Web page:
Will Roman-style pizza be the 2024 pizza trend?
Back in January 2012 I used this “Man on the Street” column to predict that Roman pizza would be the next big thing. I was wrong. At the time, I was wowed by the stunning square pizzas I saw at Pizza Expo or showcased at a few brave pizzerias across the U.S. It felt like the antithesis of the stereotypical greasy slice, something that would attract the adoration of both the quick lunch crowd and gourmands alike. But as I said, I was wrong. Rome didn’t conquer in 2012, but that’s because we weren’t ready for it. As we slide into 2024 I’m digging up my prediction, dusting it off, and reconsidering the style.
I should clarify which Roman pizza I’m talking about. There are a few styles that have become associated with the city, but I’m only referring to a relatively new version. Pizza Tonda Romana is the kind of pizza you’ll find in a restaurant. It’s thin, round and flat on the edge. It looks like someone deflated a Neapolitan pizza and ironed the edges. This style isn’t seeing a rise in popularity right now. Then there’s Pizza al Metro, a long thin crispy pizza often sold in bakeries or pizza counters. It’s often sold by weight and folded into a piece of wax paper to be eaten while walking. We’re not dealing with this one either. And then there’s a curiosity called Pinsa, with a dough made from a mix of wheat flour, soy flour and rice flour. Not this one either.
The Roman Pizza on trend right now is the thick, puffy version of Pizza Al Taglio (pizza by the cut) made popular by Gabrielle Bonci when he opened Pizzarium in Rome in 2003. Unlike the Roman pizzas that came before, this version has a much higher hydration dough (at least 80 percent) with a long, cold fermentation process, and often gets topped post-bake. It’s impressive because, when done well, it’s much lighter than it looks. The texture is delicately crisp on the outside yet soft and airy on the inside. To the Instagram generation (which didn’t exist when I wrote my first Roman pizza column) it’s a visual stunner both because of its toppings and sprawling interior bubbles.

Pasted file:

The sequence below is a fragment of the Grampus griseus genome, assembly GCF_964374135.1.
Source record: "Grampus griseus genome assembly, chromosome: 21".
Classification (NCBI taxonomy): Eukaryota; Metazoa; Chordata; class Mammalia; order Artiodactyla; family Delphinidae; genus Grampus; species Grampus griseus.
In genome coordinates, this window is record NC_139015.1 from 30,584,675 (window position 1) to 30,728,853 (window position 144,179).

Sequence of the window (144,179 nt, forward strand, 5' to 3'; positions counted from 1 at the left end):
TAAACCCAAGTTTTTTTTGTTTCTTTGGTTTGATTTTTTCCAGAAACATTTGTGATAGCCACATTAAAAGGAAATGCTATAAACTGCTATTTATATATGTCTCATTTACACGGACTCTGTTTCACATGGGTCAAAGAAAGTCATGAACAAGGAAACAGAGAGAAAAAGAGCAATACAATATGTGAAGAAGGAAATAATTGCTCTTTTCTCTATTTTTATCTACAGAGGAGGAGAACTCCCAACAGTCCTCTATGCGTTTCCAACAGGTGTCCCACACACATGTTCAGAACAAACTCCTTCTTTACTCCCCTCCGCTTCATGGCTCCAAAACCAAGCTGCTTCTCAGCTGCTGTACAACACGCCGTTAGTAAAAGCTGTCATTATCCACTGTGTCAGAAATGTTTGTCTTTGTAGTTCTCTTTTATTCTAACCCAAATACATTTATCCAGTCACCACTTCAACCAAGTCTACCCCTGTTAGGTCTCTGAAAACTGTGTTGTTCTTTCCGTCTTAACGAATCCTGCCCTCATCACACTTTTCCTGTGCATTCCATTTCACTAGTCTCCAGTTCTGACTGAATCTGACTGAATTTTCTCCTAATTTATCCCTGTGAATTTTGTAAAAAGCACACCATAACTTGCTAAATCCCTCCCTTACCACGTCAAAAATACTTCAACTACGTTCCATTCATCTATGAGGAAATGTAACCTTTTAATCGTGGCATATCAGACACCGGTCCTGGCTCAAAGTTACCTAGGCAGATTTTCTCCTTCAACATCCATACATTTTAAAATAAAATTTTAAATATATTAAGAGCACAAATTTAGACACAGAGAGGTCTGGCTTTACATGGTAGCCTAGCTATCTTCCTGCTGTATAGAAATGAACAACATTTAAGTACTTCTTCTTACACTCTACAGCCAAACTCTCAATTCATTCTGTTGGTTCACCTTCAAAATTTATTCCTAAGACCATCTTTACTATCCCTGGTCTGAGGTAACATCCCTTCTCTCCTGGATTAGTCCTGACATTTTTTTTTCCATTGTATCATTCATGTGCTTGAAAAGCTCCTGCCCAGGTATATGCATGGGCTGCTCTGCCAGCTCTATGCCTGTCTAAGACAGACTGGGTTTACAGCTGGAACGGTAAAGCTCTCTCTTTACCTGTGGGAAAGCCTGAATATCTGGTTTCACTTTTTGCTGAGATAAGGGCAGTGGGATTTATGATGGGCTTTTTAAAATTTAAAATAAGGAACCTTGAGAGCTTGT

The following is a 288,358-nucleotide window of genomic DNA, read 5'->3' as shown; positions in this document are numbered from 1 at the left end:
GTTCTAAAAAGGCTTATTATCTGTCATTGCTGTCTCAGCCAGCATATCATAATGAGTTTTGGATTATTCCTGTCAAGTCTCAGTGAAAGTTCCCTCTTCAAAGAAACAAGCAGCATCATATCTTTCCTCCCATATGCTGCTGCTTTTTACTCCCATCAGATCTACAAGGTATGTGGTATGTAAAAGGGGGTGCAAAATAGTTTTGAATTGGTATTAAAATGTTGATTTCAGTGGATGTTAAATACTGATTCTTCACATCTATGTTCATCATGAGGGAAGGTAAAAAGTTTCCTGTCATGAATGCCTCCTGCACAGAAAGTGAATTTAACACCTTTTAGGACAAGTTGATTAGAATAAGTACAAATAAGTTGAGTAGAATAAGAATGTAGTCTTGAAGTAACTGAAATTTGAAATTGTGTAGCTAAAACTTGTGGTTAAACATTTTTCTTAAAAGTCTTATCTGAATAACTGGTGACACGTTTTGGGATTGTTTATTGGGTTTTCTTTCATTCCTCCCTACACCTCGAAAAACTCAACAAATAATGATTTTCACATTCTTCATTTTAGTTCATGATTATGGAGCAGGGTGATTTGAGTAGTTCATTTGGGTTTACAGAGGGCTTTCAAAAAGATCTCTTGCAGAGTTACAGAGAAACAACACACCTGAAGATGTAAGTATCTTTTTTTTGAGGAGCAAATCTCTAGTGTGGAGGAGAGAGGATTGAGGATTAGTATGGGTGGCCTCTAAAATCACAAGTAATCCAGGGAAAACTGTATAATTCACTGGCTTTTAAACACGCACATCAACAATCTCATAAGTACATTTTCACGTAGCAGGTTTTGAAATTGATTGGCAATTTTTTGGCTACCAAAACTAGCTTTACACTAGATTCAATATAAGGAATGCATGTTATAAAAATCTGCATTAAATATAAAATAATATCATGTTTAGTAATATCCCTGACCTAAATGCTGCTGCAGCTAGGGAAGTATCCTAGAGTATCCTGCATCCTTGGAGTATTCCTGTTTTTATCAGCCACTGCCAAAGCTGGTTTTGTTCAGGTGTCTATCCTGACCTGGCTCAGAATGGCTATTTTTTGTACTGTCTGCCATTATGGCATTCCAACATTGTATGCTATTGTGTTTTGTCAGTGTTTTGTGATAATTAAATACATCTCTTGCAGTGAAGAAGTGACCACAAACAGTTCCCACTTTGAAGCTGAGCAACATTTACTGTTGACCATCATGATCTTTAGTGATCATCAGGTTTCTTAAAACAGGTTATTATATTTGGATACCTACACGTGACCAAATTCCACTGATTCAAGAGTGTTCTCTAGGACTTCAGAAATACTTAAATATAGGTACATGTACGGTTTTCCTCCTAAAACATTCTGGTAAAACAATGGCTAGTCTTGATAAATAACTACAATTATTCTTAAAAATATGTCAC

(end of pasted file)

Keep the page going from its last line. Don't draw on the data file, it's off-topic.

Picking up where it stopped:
If it’s so good, why has Roman pizza taken this long to catch on in America? First we should consider that this style comes with a high level of difficulty. Roman requires techniques and ingredients different from what most American pizzerias are using. You’ll need strong flour that can hold a lot of water and a mixer that can achieve a high enough speed to incorporate and knead the ingredients. Most bakers use electric ovens and baking pans specifically made for Roman. Roman is complex enough that several schools and courses have emerged to teach the necessary techniques.
It doesn’t hurt that Roman pizza has been featured on popular TV shows like Bonci’s episode of Chef’s Table and Rob Cervoni’s win on Chopped. There’s even a Roman category at American pizza competitions. But is this really enough to resonate with the American public?
Part of me is still skeptical about Roman’s ability to become as big a trend as Neapolitan or Detroit style. It’s attractive to dough nerds and tinkerers, but might be too complex for the average pizza maker. Most of the attention being paid to it is coming from the pizza industry, not necessarily from the consumer. It’s more expensive than most other styles, especially if topped with high-end ingredients. Several Roman pizzerias have closed since my original prediction. It’s fantastic and I love it, but I’m not as convinced as I was of its broad appeal as I was 12 years ago.
Are we finally ready to accept Roman pizza al taglio into the Pantheon of American pizza? Only time will tell. I’ll probably write about it again in 2036.